A fantastic start, brilliant performances, good results, great goal difference, rave reviews and talk of automatic promotion. That was the opening to Blackpool’s season, so it seemed about the right time to have a bit of a meltdown.
Two gruesome performances against Huddersfield and Cardiff have really put a dampener on things at Bloomfield Road and with an away trip to Hull on Tuesday night, things could go sour very quickly unless certain issues are addressed.
Holloway said after Monday’s awful display to Huddersfield that he wouldn’t be making any knee-jerk reactions in his next team selection. So he made seven changes, including two debuts. I would hate to see what he considers knee-jerk. As I have said before, I am all for squad rotation because of the strength we have in the squad, but you can’t make such wholesale changes every game. Holloway has now made an incredible 19 changes in the last three league games.
This time two changes were forced by injuries to Taylor-Fletcher and Ince, but the debutants were not in those positions. Broadfoot came in for Neal Eardley and Robertson came in for Osbourne. Despite being a scapegoat for many fans, Eardley hasn’t actually been at fault for anything this season. Although he still needs to improve there is no direct blame to attribute to him. Unlike Evatt, who put in a horrific performance against Huddersfield, yet kept his place. Robertson has maybe been unlucky to be ignored so far, but how he manages to jump in front of Osbourne, Gomes and Ferguson is baffling. Both debutants were average but a little rusty – no surprise considering neither has played any football this season.
All the talk from Holloway over the summer was about how much he admired the Spanish way, and how he wanted to make Blackpool adopt that style even more. True to his word, he then signed a load of young, technically gifted players from the continent. In fact, with the majority of the signings being midfielders, many wondered whether Holloway was planning to play the strikerless system that Spain played during the Euros.
So, it is with much bemusement that, not for the first time, here I am writing about the bizarre decision to end the game with more strikers than midfielders on the pitch, when our game centres around creative passing in the middle. Perhaps in the last 5 or 10 minutes you can understand a bit of gung-ho attacking, but Holloway went for just two midfielders from the 58th minute against Cardiff. Away at Leicester and at home to Huddersfield, we ended the game with six strikers and just one midfielder.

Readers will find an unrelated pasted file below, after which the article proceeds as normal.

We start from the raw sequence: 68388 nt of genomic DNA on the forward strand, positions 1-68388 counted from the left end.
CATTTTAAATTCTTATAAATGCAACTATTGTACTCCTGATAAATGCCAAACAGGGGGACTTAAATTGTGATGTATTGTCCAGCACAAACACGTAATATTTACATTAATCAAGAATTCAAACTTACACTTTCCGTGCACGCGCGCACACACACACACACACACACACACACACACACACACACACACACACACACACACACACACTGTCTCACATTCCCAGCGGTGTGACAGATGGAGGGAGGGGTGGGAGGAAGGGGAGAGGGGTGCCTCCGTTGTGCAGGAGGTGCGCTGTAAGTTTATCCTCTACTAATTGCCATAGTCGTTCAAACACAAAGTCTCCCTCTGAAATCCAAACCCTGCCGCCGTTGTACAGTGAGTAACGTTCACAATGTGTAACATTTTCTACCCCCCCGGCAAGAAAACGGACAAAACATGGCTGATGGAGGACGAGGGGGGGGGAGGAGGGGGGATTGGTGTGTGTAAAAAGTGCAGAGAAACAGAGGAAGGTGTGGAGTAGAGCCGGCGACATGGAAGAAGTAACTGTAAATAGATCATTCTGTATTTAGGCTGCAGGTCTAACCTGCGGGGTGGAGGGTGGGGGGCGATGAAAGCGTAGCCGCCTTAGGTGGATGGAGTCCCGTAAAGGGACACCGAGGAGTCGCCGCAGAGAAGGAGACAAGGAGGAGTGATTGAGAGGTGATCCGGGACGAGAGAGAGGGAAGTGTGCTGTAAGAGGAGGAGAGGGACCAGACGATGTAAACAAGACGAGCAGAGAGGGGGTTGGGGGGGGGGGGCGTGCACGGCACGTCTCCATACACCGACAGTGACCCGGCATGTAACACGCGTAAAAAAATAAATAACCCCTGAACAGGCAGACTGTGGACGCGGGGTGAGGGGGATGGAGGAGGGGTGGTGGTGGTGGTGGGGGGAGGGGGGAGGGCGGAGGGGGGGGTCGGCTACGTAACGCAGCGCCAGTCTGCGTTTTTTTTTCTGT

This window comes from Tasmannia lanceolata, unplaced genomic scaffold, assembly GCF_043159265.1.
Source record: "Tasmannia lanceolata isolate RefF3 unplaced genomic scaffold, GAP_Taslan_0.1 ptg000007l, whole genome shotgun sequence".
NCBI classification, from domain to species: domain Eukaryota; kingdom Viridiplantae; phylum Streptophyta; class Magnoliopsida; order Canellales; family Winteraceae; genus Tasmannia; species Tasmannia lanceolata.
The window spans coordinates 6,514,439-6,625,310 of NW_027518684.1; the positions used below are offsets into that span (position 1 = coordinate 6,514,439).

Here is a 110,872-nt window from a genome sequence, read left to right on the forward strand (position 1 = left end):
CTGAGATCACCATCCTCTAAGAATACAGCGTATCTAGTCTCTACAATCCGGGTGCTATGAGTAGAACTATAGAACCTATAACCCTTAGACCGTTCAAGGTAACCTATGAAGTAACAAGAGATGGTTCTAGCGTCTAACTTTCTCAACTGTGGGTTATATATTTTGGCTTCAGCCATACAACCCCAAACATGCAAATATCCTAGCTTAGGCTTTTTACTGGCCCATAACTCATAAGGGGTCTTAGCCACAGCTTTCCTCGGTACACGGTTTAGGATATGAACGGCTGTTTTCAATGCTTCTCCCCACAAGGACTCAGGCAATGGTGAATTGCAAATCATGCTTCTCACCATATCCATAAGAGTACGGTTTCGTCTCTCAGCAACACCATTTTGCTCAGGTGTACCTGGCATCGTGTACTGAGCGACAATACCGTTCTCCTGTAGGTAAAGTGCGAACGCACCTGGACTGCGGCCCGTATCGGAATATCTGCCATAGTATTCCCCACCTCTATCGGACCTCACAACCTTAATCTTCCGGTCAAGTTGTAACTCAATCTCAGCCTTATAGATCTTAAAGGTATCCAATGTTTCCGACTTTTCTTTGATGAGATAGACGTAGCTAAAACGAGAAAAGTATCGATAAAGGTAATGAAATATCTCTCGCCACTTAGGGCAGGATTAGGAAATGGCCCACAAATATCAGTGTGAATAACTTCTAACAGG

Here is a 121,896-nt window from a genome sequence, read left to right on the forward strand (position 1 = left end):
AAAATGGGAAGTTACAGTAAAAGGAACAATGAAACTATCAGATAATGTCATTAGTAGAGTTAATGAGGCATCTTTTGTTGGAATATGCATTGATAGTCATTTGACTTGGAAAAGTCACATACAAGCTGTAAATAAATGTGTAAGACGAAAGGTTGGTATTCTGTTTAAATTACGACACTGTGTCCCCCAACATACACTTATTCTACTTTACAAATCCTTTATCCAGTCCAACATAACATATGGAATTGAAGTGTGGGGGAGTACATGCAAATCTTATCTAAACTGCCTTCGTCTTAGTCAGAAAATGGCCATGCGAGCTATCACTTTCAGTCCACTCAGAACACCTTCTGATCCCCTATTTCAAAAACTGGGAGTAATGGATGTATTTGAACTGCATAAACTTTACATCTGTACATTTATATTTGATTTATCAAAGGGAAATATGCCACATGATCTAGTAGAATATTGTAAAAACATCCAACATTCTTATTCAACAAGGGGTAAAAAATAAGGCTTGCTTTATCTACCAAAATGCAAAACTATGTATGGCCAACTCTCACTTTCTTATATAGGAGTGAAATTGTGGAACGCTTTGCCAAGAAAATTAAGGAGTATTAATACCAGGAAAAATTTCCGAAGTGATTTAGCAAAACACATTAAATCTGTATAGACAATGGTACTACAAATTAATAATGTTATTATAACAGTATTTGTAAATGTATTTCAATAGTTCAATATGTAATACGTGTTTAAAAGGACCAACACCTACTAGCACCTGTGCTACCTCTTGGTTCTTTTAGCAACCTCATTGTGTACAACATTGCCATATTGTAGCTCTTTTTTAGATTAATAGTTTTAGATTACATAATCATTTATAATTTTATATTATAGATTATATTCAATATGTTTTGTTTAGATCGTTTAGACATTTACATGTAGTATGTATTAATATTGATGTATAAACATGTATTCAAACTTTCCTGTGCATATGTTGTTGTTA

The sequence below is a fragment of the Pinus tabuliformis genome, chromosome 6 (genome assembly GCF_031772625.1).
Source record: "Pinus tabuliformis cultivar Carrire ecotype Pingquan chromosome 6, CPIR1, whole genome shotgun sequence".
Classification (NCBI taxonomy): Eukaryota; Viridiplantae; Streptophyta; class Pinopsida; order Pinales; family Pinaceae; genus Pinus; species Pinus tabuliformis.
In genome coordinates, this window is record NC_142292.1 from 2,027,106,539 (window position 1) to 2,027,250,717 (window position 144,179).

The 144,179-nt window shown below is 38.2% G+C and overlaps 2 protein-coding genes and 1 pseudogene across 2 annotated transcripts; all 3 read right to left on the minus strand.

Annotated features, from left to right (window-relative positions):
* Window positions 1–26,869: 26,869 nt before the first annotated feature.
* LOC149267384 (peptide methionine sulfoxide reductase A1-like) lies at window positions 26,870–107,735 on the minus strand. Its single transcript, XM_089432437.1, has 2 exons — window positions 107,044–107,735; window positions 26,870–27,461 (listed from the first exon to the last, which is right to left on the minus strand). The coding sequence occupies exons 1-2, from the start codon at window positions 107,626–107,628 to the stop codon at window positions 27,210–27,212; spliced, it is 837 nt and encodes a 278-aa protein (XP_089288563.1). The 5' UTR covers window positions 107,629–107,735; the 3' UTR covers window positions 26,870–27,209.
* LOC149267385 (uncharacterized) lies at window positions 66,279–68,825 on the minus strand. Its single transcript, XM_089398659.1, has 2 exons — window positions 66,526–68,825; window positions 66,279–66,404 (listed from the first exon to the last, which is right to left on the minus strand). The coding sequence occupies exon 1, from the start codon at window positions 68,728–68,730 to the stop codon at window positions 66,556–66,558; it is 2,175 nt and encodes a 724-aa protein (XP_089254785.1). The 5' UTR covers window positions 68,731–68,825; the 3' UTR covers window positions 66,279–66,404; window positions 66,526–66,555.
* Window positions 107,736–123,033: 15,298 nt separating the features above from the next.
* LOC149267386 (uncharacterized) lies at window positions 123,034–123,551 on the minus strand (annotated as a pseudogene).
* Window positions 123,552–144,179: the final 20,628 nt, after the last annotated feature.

Blackpool pride themselves on quick passing and clever interplay creating space, allowing a quick frontline to take advantage of that. A freedom in the middle of the park allows any two of the midfield three to join in with attacks and a freely rotating frontline means that we normally have four or five players in an attack, all of whom are very difficult to mark.
However, when we take a midfielder off and add a striker, the balance is upset. Only one midfielder can join in from deeper and a forward is left in a sort of no-man’s land. Then if we add another striker into the mix, we simply have nobody to keep the ball and give it to the forwards. This was evident in the last two games as Blackpool were out-possessed and, against Cardiff, outplayed. This is surely something that will irk Holloway and the team.
It is difficult to pick positives out of the last couple of matches, but it would be much easier if we could defend crosses. Corners and freekicks have been our achilles heel for a few years so you do wonder what the players do in training. But when you consider that without conceding from set-pieces we would have drawn the last two. Which tells you that this spell isn’t as bad as it seems, but it also highlights how detrimental this defensive problem is.
We can say this is just a blip but it does make you wonder when Holloway comes out after the Cardiff game and says “In the last two games we have passed and moved…but goals change games and that’s what Cardiff did.” Well, actually Ian, the problem has been the lack of passing. For all our of defensive frailties, it is the lack of quality on the ball in the last two games that has been the frustration. I can only hope this was a manager trying to protect his players and in reality he knows how poor the last two displays were. Hopefully, the manager does recognise that we are not playing to our strengths, and at the moment Holloway seems to have forgotten, or lost belief in the system he was so successfully implementing.
This all sounds like a big moan, which it is really, but there aren’t actually many problems. We have only conceded twice from proper open play this season. Not as a result of a corner, freekick or penalty. So we have improved defensively in most areas. Except the main problem area. Some hardcore set-piece training should sort that out, then we can start concentrating on bringing back our slick passing.
On Monday night we had the chance to go top of the league following some decent results for us. Following two poor results, we are still only three points from the top of the league, so assuming things get back on track soon, we could come out of this spell relatively unharmed.